TiVo (TIVO) was an early entrant—its first product hit the market in 1999—into the quickly accelerating market for digital TV add-ons. Its hard drive-based recorders brought some badly needed modern dash to the humble video cassette recorder, adding a pause feature for live TV, making recording easy to understand, and giving consumers the ability to program their TV recordings from an Internet-connected PC. As of the company's most recent quarter, 1.7 million TiVo boxes were in use, while another 2.5 million people had DVRs running TiVo software.
It wasn't too long after TiVo entered the scene that Microsoft (MSFT) got into the act, launching its first Media Center PCs with Hewlett-Packard (HPQ) in 2002. Putting a TV tuner inside a PC turns a PC into a TV/PC hybrid. Why not record your favorite shows to the PC's hard drive, then burn them directly to a DVD if you want to keep them?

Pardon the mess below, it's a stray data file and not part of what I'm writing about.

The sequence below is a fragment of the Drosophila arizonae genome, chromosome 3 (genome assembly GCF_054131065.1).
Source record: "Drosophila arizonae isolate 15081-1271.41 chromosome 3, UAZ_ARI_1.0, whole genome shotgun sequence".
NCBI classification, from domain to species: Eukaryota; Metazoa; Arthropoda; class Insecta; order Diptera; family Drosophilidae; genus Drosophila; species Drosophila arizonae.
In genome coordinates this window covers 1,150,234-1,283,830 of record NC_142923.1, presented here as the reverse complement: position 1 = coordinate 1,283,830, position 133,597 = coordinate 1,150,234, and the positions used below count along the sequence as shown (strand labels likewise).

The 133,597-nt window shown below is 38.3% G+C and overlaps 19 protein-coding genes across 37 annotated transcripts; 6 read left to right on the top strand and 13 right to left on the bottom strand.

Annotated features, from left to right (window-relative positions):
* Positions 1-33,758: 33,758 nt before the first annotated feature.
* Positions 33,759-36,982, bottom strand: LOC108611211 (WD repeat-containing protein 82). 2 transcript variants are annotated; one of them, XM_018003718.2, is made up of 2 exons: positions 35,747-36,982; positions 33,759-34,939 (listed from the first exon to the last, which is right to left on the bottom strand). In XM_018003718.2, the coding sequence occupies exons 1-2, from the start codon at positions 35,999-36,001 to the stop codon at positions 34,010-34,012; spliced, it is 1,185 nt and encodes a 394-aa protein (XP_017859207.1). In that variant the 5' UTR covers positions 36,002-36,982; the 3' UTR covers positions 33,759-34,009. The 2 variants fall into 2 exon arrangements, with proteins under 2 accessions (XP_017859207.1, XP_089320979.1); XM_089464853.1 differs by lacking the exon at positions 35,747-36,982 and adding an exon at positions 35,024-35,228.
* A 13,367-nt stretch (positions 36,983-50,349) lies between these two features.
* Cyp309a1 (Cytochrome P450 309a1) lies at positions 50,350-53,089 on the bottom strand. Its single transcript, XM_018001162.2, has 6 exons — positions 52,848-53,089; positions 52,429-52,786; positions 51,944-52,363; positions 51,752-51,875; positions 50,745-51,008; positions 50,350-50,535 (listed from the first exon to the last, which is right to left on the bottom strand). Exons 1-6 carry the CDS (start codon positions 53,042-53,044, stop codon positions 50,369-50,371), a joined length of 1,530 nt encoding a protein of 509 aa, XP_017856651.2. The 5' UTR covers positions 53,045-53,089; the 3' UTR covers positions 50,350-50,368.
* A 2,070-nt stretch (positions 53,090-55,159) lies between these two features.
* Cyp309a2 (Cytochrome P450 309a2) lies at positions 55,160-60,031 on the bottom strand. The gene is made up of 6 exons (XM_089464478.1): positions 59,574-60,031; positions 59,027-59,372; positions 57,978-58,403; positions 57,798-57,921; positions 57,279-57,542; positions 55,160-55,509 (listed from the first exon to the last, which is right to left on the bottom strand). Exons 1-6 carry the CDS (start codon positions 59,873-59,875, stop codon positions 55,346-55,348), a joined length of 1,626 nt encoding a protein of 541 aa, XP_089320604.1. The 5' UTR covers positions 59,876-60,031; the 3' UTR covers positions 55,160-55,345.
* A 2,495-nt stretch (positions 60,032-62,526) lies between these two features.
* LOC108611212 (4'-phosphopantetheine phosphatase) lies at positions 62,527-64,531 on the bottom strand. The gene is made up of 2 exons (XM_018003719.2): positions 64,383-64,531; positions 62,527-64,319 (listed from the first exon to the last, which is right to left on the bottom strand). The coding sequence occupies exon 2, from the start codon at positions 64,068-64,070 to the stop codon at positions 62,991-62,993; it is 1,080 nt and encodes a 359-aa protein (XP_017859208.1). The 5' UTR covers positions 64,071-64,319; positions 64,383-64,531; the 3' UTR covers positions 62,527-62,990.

Piercing the Mental Firewall
Consumers didn't exactly flock to the concept. Indeed, who wants their TV set to be subject to the bugginess of Windows? But even today, nearly 90% of home computers sold during the month of August are equipped with support for Media Center features, according to Toni Duboise, analyst with market researcher Current Analysis West. "The features are included with Windows Vista Home Premium edition," she says. "It's good for organizing music and video clips, but the vast majority of people are not running their TV through their PC."
Consumers, she says, have drawn a sort of mental firewall around the living room, where for the most part, the PC may not enter, at least not in the permanent manner that a new TV or stereo system might. "No one wants to have to turn on their PC in order to watch TV," she says.